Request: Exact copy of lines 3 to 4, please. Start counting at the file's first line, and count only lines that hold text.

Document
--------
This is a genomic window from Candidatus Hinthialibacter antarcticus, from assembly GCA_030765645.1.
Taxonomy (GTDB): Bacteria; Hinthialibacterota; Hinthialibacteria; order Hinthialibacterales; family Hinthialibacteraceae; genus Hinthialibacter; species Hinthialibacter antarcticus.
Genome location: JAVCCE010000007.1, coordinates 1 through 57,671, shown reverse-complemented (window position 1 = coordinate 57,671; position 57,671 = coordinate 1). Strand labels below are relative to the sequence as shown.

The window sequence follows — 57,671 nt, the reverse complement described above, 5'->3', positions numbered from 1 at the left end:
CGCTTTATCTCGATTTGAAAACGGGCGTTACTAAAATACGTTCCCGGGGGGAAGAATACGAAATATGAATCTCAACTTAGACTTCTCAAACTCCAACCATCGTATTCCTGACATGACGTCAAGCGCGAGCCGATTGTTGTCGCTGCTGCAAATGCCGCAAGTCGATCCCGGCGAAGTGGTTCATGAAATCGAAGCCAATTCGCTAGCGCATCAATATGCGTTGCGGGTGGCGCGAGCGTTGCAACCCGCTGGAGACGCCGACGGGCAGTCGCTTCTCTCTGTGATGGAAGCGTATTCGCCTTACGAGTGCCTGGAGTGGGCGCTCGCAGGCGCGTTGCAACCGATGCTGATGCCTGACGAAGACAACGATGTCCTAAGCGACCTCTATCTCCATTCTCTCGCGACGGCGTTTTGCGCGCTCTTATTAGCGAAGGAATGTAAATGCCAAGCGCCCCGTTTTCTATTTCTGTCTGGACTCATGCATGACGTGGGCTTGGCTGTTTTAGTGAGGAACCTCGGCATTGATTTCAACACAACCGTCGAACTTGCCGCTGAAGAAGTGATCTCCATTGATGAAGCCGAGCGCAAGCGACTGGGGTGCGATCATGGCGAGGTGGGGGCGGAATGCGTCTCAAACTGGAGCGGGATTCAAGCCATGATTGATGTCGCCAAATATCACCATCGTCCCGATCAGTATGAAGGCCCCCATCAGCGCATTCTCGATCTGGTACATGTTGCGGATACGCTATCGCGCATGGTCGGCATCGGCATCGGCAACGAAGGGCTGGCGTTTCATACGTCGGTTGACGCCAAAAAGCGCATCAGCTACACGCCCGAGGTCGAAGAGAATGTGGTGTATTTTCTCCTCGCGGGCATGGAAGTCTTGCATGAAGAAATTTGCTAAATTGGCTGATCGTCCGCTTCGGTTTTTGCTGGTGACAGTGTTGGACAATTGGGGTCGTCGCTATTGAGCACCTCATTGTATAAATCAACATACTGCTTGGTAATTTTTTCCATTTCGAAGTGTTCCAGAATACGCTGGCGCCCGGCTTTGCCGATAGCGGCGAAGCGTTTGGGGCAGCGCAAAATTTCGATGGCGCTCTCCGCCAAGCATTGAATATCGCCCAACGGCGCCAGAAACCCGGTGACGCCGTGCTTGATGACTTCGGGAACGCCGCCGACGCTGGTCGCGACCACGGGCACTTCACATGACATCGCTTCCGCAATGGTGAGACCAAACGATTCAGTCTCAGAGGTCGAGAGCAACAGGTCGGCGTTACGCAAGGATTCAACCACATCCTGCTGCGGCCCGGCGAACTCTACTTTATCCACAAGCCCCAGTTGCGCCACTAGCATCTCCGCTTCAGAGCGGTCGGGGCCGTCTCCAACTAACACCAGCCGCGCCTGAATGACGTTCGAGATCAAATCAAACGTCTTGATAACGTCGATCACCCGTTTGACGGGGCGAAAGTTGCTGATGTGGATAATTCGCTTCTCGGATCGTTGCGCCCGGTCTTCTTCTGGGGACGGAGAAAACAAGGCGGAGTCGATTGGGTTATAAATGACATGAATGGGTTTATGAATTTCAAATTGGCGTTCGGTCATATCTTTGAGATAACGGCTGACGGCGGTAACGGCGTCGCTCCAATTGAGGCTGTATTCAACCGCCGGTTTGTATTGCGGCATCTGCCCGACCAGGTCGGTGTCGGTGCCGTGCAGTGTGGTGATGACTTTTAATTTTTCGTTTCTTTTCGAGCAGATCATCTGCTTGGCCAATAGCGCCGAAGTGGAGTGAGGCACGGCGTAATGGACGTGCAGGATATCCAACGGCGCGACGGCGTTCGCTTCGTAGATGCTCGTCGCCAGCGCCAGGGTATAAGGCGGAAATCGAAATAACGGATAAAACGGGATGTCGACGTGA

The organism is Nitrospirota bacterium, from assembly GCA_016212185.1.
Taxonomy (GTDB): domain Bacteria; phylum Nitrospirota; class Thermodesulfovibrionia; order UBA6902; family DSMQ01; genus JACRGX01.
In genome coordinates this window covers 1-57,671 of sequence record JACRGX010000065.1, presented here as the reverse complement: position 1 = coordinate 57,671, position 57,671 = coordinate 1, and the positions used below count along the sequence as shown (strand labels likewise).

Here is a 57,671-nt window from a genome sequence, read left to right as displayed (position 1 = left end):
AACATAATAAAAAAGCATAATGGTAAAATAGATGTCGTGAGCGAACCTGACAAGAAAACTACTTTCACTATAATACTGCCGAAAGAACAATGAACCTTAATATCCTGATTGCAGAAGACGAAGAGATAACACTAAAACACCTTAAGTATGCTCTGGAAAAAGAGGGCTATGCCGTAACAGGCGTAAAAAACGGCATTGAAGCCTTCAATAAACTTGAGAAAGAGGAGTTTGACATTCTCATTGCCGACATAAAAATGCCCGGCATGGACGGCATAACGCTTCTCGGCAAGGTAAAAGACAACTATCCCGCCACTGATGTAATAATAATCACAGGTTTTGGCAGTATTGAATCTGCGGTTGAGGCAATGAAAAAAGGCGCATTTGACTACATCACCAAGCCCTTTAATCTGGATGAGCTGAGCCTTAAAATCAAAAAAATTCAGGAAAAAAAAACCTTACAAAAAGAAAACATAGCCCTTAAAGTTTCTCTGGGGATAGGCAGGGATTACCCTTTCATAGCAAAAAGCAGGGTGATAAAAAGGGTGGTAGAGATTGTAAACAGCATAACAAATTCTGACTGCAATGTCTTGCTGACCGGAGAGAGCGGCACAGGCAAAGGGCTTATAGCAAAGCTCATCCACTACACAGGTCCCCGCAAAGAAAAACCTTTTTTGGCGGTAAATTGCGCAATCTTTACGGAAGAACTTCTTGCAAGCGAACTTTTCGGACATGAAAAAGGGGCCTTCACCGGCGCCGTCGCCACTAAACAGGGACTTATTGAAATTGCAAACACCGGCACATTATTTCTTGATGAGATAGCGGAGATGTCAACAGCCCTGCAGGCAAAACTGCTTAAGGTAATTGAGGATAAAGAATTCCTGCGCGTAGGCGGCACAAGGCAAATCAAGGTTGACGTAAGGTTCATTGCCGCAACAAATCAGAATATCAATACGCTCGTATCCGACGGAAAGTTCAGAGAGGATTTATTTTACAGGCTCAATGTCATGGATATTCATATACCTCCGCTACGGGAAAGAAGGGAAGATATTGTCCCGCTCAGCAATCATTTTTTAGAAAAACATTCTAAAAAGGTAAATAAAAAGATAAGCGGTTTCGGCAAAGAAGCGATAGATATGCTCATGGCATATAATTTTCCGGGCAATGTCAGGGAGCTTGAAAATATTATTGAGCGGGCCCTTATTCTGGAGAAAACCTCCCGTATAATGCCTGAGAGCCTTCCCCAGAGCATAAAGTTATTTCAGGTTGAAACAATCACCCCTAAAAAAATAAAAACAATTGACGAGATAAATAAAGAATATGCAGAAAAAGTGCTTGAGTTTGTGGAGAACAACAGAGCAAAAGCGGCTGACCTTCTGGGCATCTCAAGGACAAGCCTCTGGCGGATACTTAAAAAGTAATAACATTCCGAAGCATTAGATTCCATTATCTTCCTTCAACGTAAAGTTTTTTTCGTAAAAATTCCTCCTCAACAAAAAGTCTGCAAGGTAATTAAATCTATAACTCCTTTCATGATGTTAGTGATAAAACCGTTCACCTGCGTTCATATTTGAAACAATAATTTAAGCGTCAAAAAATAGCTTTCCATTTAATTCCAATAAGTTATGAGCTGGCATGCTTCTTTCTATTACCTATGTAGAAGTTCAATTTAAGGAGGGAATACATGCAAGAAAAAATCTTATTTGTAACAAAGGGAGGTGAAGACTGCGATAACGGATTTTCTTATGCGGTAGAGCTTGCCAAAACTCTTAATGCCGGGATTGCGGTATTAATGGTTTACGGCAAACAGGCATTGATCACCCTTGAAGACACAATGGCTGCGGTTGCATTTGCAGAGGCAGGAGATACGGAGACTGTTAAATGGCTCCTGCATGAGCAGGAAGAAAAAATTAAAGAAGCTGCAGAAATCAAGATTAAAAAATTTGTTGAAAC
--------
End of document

Genome location: JAVCCE010000007.1, coordinates 1 through 57,671, shown reverse-complemented (window position 1 = coordinate 57,671; position 57,671 = coordinate 1). Strand labels below are relative to the sequence as shown.

The window sequence follows — 57,671 nt, the reverse complement described above, 5'->3', positions numbered from 1 at the left end: